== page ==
31 A Better Way to Standardize Clinical Processes Design Test and Modify Test and Modify Implement Approve (if necessary) Test and Modify Conference Rooms Real World Source: Reinertsen JL, Bisognano M, Pugh MD. Seven Leadership Leverage Points for Organization-Level Improvement in Health Care(Second Edition). IHI Innovation Series white paper. Cambridge, MA: Institute for Healthcare Improvement; 2008. (Available on www.IHI.org) Refine the Design for the Local Setting Using Small Tests of Change

32 Questions Are you trying to standardize too much? Do your data reports to doctors make things worse? Do you have endless meetings trying to decide on the “right answer,” as if this is the one and only opportunity you’ll ever have to get it right? Have you ever faced a doctor rebellion after implementing the “right answer?”

33 Engaging Doctors in Quality and Safety 1. Discover Common Purpose: 2. Reframe Values and Beliefs: 3. Segment the Engagement Plan : 4. Use “Engaging” Improvement Methods 5. Show Courage : 6. Adopt an Engaging Style : Improve Patient Outcomes Reduce hassles and wasted time Understand the organisations culture Understand the opportunities and barriers Make Physicians partners not customers Promote both system and individual responsibility for quality Use the 80/20 rule Identify and activate champions Educate and inform leaders Develop project management skills Identify and work with “laggards” Standardise what is standardisable and no more Generate light, not heat, with data Make the right thing easy to try and easy to do Provide backup all the way to the board Involve doctors from the beginning Make physician involvement visible Work with the real leaders Work with early adopters Build trust within each quality initiative Communicate candidly and often Value physicians time with your time © 2007 Institute for Healthcare Improvement

34 What do you do? A complaint comes to you from a nurse that a surgical consultant behaves badly in theatre, shouting at staff and occasionally throwing surgical instruments. The staff have been scared to raise this issue but the nurse now says that several nurses will resign unless “something is done”. The doctor involved is head of a regional surgical service.

35 Engaging Doctors in Quality and Safety 1. Discover Common Purpose: 2. Reframe Values and Beliefs: 3. Segment the Engagement Plan : 4. Use “Engaging” Improvement Methods 5. Show Courage : 6. Adopt an Engaging Style: Improve Patient Outcomes Reduce hassles and wasted time Understand the organisations culture Understand the opportunities and barriers Make Physicians partners not customers Promote both system and individual responsibility for quality Use the 80/20 rule Identify and activate champions Educate and inform leaders Develop project management skills Identify and work with “laggards” Standardise what is standardisable and no more Generate light, not heat, with data Make the right thing easy to try and easy to do Provide backup all the way to the board Involve doctors from the beginning Make physician involvement visible Work with the real leaders Work with early adopters Build trust within each quality initiative Communicate candidly and often Value physicians time with your time © 2007 Institute for Healthcare Improvement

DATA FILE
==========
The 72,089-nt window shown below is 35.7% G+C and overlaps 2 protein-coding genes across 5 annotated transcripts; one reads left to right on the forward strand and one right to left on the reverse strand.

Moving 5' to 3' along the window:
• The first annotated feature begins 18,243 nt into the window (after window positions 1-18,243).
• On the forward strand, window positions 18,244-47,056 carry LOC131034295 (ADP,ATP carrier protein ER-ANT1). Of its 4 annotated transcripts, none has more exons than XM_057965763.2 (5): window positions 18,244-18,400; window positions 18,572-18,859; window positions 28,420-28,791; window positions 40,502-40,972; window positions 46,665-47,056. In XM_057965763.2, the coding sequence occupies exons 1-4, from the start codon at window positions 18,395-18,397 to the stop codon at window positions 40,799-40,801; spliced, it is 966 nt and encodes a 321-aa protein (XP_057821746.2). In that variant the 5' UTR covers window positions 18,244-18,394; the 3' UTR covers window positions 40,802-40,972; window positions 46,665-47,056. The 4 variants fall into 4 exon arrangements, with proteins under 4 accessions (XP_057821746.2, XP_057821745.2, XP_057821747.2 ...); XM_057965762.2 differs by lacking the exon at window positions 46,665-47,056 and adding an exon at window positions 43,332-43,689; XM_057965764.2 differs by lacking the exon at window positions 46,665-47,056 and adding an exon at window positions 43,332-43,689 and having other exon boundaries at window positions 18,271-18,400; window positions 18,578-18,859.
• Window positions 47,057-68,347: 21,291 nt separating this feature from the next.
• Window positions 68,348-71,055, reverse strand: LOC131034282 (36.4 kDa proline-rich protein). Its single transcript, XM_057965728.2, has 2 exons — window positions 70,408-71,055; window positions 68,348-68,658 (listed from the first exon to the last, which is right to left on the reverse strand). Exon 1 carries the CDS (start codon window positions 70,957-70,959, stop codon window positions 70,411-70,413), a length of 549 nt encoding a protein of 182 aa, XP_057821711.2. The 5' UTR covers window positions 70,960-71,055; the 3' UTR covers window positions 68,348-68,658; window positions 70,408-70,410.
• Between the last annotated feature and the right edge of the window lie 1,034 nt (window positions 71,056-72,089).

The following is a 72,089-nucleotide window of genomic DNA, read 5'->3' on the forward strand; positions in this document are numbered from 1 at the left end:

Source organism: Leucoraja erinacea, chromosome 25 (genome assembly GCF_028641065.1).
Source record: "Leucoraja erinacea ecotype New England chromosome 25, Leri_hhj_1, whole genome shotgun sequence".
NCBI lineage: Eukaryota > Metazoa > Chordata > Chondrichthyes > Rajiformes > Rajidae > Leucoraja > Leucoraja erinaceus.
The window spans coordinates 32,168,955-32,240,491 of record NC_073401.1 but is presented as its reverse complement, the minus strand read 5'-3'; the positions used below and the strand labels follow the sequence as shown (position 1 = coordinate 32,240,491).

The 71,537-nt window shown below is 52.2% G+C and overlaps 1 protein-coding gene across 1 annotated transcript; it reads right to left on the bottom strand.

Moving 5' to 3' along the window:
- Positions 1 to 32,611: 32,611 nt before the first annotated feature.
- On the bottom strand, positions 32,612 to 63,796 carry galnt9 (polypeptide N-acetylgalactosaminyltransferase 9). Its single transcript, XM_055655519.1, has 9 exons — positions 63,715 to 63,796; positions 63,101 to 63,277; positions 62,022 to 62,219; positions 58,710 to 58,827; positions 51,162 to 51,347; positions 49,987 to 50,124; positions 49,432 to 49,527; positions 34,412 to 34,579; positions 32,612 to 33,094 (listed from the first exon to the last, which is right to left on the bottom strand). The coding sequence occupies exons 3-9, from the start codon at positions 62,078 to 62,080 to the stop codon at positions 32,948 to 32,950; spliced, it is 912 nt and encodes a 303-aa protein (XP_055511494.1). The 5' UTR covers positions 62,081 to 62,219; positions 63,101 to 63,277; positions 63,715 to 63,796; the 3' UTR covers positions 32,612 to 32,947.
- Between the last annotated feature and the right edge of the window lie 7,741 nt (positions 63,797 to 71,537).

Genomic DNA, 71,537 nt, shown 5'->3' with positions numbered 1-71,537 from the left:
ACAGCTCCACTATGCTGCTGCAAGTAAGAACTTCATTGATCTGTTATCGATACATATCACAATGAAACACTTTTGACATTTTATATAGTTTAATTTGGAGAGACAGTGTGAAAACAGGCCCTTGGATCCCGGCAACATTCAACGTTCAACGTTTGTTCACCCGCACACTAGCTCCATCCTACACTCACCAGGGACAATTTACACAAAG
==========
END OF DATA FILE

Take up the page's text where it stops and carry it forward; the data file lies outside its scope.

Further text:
36 Adopt an Engaging Style Involve doctors from the beginning (but don’t make them do everything) Work with the real leaders (they may not be most senior) Work with early adopters (they will help you and the improvement) Make doctors involvement visible (credible and not shameful) Build trust within each quality initiative (make it part of the way things are done around here) Communicate candidly, often (if your lips aren't bleeding you haven't communicated enough) Value doctors time with your time (don’t waste either!)

37 Doctors… See the world one patient at a time Have strong, specific, largely unspoken bonds based on shared experiences Overestimate the risk of change Behave collegially about knowledge, autonomously about individual patients Are influenced by credible data Value “due process”

38 How would you use the diffusion of innovation theory to influence? No need! Mention it! Show a working example! Prove it! Change the rules!

39 Principles for Working with Doctors Involve them at the beginning Identify and work with the real leaders early adopters Display doctor involvement to all Display credible results to all Don’t “package” the data Show that you value their process and their time

40 Building Clinical Improvement Teams

41 Do we have the skills? Clinical Audit Root cause analysis Quality improvement 5 whys Fishbone diagrams Process mapping Clinical consensus Leadership Enthusiasm Motivation Evidence base for assuring commissioners and/or patients Money Resource Identifying issues Prioritisation Setting standards Data collection Analysis Action plans

42 QI Expertise Buy or Build?

43 Two Aspects of QI 1.Knowledge 2.Application (based upon experience)

44 References 1.Davies H. et al. Healthcare professionals’ views on clinician engagement in quality improvement. A literature review. The Health Foundation, 2007 2.Clinical Audit: A Simple Guide. http://www.hqip.org.uk/assets/Guidance/HQIP-Clinical-Audit-Simple- Guide-online1.pdf http://www.hqip.org.uk/assets/Guidance/HQIP-Clinical-Audit-Simple- Guide-online1.pdf 3.Reinertsen JL, Bisognano M, Pugh MD. Seven Leadership Leverage Points for Organization-Level Improvement in Health Care (Second Edition). IHI Innovation Series white paper. Cambridge, MA: Institute for Healthcare Improvement; 2008. (Available on www.IHI.org)

45 References 4. Reinertsen JL, Gosfield AG, Rupp W, Whittington JW. Engaging Physicians in a Shared Quality Agenda. IHI Innovation Series white paper. Cambridge, MA: Institute for Healthcare Improvement; 2007. (Available on www.IHI.org)